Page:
CPAP Alternatives – The Path to Restorative Sleep

There are several treatment options for obstructive sleep apnea, one of which is a popular treatment known as a CPAP. However, CPAP can present some problems for the individual. Below, we talk about one of the best CPAP alternatives that offers an effective and permanent treatment option for obstructive sleep apnea:

OSA Treatment Options

The sleep market today is highly fragmented as practitioners from a wide variety of backgrounds have responded to the dramatic increase in recognition of the disease, and third party payers have initiated coverage for sleep apnea treatment, recognizing the tremendous long term savings by reducing the co-morbidities associated with the disease. However, only a limited number of third party health insurance plans, NOT including Medicare or Medicaid, will presently cover the costs of the MMA procedure at this time.  This is likely to change as more regulatory mandates, especially from federal oversight of the commercial trucking and airline industries, begin to require mandatory OSA testing and treatment verification for license certification in the near future.

Overnight Sleep Testing and CPAP

Most patients are diagnosed by means of 2 separate inpatient overnight sleep tests. The first quantifies the number of apneic and hypopneic episodes per hour termed AHI (apnea, hypopnea index). The second evaluates their response to and allows titration of CPAP which is the most common treatment modality.

CPAP is a highly cumbersome and burdensome modality. The individual must wear a mask not unlike a breathing mask utilized in anesthesia, which is connected to a device which generates positive pressure airflow through the mask thus distending the airway. The device is noisy, the mask has a tendency to become dislodged, and many patients feel that the CPAP treatment is more of an impediment to sleep than their disease. Travel with the device raises another set of problems. Individuals who use CPAP can suffer from dry mouth, sinusitis, sore throats, dry eyes, facial rashes and orthodontic movement of the teeth, to name but a few problems. It is estimated that CPAP use, as medically prescribed, is at best 35-45%.  Again, UNDER treatment of OSA with CPAP can be as potentially dangerous as NO treatment at all.  Many of those individuals who are actually compliant would welcome the opportunity to have a curative procedure to avoid the inconvenience and maintenance time and expense.

A number of minor surgical procedures termed Stage 1 procedures are frequently tried in an attempt to eliminate CPAP but these procedures are largely unsuccessful and costly. Success rates range from 30-60% in providing some degree of improvement. Dental appliances are frequently used but they bring a whole new set of associated problems, including TMJ pain, malocclusion and a dismally low success rate in all but the mildest cases.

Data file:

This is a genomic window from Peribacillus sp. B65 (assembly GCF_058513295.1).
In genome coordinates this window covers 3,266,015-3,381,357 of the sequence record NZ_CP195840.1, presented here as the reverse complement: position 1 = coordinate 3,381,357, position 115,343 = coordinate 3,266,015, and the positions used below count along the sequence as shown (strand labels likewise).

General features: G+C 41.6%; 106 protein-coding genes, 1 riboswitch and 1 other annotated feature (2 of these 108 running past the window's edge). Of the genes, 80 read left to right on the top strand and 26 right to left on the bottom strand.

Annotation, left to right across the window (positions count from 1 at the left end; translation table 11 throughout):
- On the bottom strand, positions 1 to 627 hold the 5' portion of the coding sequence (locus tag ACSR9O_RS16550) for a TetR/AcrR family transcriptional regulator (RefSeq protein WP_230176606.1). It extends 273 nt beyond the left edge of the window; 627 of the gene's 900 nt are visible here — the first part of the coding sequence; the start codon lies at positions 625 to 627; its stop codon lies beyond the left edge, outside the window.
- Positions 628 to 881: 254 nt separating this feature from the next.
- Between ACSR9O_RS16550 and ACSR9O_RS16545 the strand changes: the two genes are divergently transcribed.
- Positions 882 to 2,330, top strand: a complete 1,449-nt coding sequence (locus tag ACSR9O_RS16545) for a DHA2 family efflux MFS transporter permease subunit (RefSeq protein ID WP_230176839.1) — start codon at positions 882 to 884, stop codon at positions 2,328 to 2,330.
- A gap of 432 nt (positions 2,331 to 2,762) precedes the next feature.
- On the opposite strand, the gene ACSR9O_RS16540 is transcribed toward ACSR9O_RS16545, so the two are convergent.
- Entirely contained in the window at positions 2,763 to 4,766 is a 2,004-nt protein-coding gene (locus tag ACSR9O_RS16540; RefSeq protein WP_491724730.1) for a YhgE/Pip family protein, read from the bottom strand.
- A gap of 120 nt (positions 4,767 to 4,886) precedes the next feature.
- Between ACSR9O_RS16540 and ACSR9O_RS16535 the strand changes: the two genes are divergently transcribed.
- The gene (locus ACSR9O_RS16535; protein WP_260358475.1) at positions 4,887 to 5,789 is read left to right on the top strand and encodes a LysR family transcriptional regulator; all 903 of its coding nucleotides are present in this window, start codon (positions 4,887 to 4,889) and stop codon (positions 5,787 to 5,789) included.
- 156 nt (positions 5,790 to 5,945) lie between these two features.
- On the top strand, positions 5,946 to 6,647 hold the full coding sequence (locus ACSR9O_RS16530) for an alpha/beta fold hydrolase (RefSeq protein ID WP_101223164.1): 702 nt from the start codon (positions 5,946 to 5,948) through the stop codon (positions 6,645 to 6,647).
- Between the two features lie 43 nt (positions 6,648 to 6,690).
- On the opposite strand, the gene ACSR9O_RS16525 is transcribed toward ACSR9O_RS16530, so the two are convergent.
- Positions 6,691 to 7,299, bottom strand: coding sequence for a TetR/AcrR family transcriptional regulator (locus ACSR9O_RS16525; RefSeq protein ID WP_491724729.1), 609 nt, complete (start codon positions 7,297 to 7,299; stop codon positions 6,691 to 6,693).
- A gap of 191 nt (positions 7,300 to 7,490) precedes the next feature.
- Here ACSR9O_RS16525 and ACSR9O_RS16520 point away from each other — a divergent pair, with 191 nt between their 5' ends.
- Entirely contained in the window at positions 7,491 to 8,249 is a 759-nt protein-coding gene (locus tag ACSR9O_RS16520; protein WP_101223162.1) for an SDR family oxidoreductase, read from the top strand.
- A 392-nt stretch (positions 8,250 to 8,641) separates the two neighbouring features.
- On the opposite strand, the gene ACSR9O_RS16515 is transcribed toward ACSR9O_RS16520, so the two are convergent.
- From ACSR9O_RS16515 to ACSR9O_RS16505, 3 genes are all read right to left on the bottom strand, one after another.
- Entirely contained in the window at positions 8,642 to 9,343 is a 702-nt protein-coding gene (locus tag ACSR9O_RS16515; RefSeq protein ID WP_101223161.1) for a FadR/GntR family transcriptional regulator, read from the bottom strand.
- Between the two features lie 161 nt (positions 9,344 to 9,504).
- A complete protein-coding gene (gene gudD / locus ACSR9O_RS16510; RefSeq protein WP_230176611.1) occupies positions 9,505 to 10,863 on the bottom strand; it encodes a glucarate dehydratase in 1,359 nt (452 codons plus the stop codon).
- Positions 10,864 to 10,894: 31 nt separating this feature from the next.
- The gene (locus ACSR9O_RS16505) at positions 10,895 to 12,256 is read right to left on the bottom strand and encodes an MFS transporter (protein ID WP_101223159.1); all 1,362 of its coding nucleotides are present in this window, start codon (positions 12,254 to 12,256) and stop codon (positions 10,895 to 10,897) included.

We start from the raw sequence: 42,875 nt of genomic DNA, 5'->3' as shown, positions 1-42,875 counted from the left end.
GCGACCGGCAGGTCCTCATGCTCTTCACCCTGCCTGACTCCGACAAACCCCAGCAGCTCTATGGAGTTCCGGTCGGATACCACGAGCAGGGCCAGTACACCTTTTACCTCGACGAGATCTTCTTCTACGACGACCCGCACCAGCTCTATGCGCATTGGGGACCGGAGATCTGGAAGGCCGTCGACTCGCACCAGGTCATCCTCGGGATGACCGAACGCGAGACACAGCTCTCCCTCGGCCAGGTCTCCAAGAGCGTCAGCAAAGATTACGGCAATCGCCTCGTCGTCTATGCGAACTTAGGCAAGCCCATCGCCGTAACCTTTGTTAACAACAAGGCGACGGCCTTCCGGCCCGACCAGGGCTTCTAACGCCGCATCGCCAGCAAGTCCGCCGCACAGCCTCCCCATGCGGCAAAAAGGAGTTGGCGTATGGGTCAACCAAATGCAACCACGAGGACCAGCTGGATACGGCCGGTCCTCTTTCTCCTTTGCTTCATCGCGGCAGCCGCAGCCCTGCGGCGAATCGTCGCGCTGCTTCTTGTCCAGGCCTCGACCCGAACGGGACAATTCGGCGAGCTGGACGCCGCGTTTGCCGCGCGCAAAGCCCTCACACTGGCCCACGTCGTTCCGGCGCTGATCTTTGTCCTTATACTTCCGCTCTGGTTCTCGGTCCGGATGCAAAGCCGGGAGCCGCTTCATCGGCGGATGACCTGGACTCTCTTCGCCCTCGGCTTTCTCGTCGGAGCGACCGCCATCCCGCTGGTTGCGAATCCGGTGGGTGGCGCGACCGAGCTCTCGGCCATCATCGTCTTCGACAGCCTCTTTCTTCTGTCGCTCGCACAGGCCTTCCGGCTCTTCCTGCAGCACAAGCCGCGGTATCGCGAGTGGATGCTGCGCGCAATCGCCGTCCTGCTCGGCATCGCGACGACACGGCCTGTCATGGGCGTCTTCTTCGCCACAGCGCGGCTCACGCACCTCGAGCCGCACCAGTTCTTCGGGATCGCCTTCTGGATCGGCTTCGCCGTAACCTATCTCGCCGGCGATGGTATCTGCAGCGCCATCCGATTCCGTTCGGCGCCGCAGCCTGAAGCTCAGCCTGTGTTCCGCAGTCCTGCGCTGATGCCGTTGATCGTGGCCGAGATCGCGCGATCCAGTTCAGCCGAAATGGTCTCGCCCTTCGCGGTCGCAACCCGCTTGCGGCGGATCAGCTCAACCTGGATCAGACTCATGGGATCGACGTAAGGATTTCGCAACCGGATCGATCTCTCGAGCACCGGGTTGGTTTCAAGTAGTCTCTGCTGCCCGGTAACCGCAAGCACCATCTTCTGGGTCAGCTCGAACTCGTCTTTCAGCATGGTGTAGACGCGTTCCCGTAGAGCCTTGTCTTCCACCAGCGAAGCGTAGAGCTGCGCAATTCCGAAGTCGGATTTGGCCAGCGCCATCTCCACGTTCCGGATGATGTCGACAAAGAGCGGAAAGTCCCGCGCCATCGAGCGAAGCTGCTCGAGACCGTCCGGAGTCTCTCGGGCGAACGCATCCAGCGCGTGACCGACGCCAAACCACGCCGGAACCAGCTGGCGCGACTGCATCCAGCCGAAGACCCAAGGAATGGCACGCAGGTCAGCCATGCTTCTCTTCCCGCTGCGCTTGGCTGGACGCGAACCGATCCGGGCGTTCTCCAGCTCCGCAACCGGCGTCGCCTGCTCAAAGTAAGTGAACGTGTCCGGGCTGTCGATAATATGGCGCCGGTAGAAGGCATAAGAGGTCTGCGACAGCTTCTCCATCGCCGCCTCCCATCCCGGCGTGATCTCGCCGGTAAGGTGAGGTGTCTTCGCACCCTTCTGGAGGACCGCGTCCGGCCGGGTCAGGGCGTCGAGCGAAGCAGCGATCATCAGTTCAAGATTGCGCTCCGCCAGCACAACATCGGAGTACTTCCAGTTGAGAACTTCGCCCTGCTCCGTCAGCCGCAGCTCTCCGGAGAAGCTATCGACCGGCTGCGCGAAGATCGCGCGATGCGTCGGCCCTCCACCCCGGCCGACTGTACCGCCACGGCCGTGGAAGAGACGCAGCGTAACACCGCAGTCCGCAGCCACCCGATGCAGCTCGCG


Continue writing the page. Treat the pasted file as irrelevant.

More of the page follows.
Severe cases will sometimes undergo placement of a permanent surgical airway in the neck, a permanent tracheostomy, which is 100% successful, but is obviously a disfiguring treatment of last resort.

Sleepy Mike

Sleepy Mike’s 15 Common Complaints by Users of CPAP

  1. Claustrophobia
  2. Pressure Sores on Bridge of Nose
  3. Leaking Mask
  4. Skin Rashes on Face
  5. Belching (Aerophagia–swallowing of air)
  6. Nasal Congestion
  7. Dryness of Mouth
  8. Dry Eyes
  9. Mask Comes Off Face While Asleep
  10. Too Much Pressure
  11. Too Hot (Summer)
  12. Too Cold (Winter)
  13. Too Wet (Condensation around mask from warmed, humidified air)
  14. Strangling by Hose
  15. Everything Shifts at Night ( Mask, Face Straps, Hose)

The following all caused by HIGH inspiratory pressures of CPAP mask because many patients have SEVERE OSA—AHI typically greater than 20.

  • Recurrent Otitis Media (middle ear infections)
  • Recurrent Sinusitis—maxillary, frontal or sphenoid sinuses
  • Recurrent Conjunctivitis– (from dry eyes from lacrimal gland dysfunction)
  • Recurrent Dacrocystitis–(chronic inflammation of the lacrimal sac source of tears for the eyes)

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Next: The Diagnosis

Maxillomandibular Advancement (MMA)

MMA as it is currently provided is rarely recommended due to high costs, and morbidity though it carries a 95-99% cure rate for OSA. MMA is currently performed in the hospital setting by delivery of a procedure that takes from 6-12 hours and is generally associated with at least one night in the Intensive Care Unit and 3-4 days of hospitalization. Most patients are unable to resume normal activities for up to a month. For this reason it has traditionally been considered a treatment of last resort, much like tracheostomy.

By contrast, our proprietary Get2REM MMA  procedure is performed as a 2-3 hour outpatient operation with one first night observation stay in our facility and back to home the next day. Patients are on a soft diet for 2-3 weeks and normally can return to work within 7-10 days without difficulty.

Closed or collapsed airway during sleep

Closed or collapsed airway during sleep

Open airway during sleep

Open airway during sleep

The MMA works by moving the upper jaw and mid-face, as well as lower jaw and chin forward a predetermined amount. This results in dramatic increase in overall 3 dimensional area of the airway and a relief of the soft tissue obstructions from the nose to the trachea (as seen above in a 3D CT scan of one our actual patients).

Contact SleepApnea Surgicure to learn about surgical treatment for sleep apnea, especially if you’re looking for effective and permanent CPAP alternatives.